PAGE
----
Colts Running Back Dorsey Preparing for Increased Role INDIANAPOLIS – As far as DeDe Dorsey sees it, last year was one thing. The Colts’ running game was effective. The players ahead of him were running well. And Dorsey was a rookie learning a new system.
So, not playing on offense all season?
While not Dorsey’s ideal, he said he could handle it.
New season, new story.
Dorsey, after spending last season as the Colts’ third running back, is entering his second NFL season, and is currently participating in summer-school sessions at the team’s practice facility with one goal:
A more high-profile role in one of the NFL’s most potent offenses.
“If I show them that I can operate in this offense, and that I can help, I believe they’ll put me in,” Dorsey said. “We’ll see what happens.”
One thing is certain:
Although Dorsey – who played collegiately at Lindenwood University – has yet to have an NFL carry, Colts personnel officials and coaches believe him capable of an increased role.
“I’m certain that DeDe will be a really good addition to this team,” Colts President Bill Polian said shortly after last month’s NFL Draft. “That isn’t just me. When you talk to the players, the first thing they tell you is, ‘Wow. DeDe Dorsey. Where’d you get him? He’s pretty good. Who’s that 30? Where’d you get him?’’’
Dorsey, after originally signing with the Cincinnati Bengals as an undrafted free agent, was claimed off waivers by the Colts just before the 2006 season.
He impressed coaches and personnel officials in practice throughout last season, and was active in 17 games, including all four of the Colts’ postseason games.
But throughout last season, the Colts played a two-back system of Dominic Rhodes and Joseph Addai. Rhodes, then a six-year veteran, rushed for 641 yards and five touchdowns and Addai – the Colts’ first-round selection in the 2006 NFL Draft – led all NFL rookies in rushing with 1,081 yards and seven touchdowns.
Neither Addai nor Rhodes missed a game.
As a result, Dorsey did not get a carry.
“Nobody dreams of watching the games from the sidelines,” Dorsey said, “but last year, that was my role. I was a little behind in the offense, so that set me back, learning the offense. Then, with Dominic and Joe having such great success, why mess that up?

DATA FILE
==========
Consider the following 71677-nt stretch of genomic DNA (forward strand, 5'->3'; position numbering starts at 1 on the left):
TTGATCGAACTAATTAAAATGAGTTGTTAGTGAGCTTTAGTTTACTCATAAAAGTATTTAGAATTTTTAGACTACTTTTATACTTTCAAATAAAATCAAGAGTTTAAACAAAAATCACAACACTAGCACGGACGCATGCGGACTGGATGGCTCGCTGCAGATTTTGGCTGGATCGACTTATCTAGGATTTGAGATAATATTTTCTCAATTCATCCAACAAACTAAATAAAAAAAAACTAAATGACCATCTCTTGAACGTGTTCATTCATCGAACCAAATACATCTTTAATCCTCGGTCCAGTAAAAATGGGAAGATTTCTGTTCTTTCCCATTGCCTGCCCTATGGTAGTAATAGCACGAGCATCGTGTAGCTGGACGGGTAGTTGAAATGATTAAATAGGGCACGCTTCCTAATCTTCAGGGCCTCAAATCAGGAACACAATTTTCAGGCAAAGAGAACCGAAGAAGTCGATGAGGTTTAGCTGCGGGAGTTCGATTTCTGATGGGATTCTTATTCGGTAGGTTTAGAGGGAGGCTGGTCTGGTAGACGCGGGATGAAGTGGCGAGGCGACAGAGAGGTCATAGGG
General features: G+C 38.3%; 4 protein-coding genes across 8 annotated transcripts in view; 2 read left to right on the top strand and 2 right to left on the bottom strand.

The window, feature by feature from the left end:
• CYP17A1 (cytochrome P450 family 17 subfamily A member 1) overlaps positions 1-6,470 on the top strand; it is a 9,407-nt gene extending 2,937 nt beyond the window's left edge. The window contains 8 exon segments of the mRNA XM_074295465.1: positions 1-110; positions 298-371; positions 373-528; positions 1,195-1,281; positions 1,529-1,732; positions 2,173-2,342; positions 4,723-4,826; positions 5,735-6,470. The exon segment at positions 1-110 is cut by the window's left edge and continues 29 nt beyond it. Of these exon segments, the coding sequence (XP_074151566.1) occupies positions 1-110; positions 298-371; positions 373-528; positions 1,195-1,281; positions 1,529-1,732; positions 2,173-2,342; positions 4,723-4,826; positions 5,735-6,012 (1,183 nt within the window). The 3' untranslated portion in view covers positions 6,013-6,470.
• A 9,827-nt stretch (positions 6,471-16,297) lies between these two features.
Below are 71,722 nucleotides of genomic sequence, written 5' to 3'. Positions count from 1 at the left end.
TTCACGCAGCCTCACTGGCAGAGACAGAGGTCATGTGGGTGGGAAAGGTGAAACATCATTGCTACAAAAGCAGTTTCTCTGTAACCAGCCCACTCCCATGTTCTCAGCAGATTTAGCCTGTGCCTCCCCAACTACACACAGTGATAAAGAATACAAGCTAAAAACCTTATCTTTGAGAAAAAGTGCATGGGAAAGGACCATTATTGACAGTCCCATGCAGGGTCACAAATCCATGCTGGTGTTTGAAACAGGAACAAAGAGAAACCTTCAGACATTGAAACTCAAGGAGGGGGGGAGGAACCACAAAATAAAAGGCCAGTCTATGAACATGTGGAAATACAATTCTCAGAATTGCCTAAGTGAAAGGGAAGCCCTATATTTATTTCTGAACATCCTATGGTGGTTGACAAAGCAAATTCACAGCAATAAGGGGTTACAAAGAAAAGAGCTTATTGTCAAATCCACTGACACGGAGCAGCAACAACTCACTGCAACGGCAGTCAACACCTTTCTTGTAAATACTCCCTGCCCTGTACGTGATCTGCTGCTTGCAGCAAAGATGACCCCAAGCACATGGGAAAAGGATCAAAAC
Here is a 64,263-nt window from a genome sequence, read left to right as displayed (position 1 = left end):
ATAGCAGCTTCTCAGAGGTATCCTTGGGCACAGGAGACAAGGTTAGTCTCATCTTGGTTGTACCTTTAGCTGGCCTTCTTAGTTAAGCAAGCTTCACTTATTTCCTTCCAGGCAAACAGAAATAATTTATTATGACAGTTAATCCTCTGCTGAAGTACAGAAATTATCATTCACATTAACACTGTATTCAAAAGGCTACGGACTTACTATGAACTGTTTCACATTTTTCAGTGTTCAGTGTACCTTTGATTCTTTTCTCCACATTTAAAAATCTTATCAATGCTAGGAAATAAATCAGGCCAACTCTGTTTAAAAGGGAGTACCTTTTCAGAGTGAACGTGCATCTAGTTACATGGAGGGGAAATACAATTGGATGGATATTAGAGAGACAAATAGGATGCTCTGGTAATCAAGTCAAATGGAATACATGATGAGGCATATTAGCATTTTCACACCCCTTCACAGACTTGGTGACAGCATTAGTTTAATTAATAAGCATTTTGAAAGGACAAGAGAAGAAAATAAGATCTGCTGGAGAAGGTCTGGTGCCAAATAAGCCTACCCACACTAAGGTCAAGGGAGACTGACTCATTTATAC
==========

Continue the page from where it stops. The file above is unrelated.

understood all of that. Last year watching, yes, it was hard. But this season, with the off-season workouts and coming up to training camp, hopefully, I can prove to them that I belong on the field as well.”
Dungy said Dorsey went a long way toward proving that last season.
While Dorsey did not play in any games, he played extensively in practice, typically as the scout team running back. During practices, Dungy runs the scout team. He said sometimes a coach can get a feel for when a player will succeed based on practice. Dorsey, Dungy said, played well enough in practice last season to indicate he was such a player – and to indicate that with Rhodes having signed as a free agent with the Oakland Raiders, he can be part of a two-back rotation with Addai.
“We sure think he can,” Dungy said. “We never got to see him run live in a game, but what he did in practice really gives you every indication he can be.”
Said Dorsey, “If you go full speed in practice, that will translate into the game.”
Dorsey said the confidence of Polian and Dungy has given him confidence. He also said that although many outside the organization expressed surprise when the Colts did not select a running back in last April’s NFL Draft, the organization’s belief that he can fill the role matters far more than the opinions of analysts and observers.
“It motivates me, but at the same time, it’s kind of cool flying in under the radar,” Dorsey said. “If the team has this much confidence in me, it doesn’t matter what outside the locker room says.”
But confidence, Dorsey said, isn’t a huge issue, anyway.
At Lindenwood, we was an NAIA All-America selection as a senior, when he rushed for 1,600 yards and 18 touchdowns.
That was his second season at Lindenwood. After transferring from Ottawa (Kan.) Junior College, he was an All-America defensive back as a junior, when he had seven interceptions before switching to running back the last four games of the season.
“Anytime I step on the field, I feel like I’m ready to go and ready to perform,” Dorsey said. “I’m confident whenever I step up to the line.
“The way I feel is if you doubt yourself, you’re not going to have any results. If you have confidence in yourself, and confidence in your ability and go out there and play like it, that’s when you get the big results.”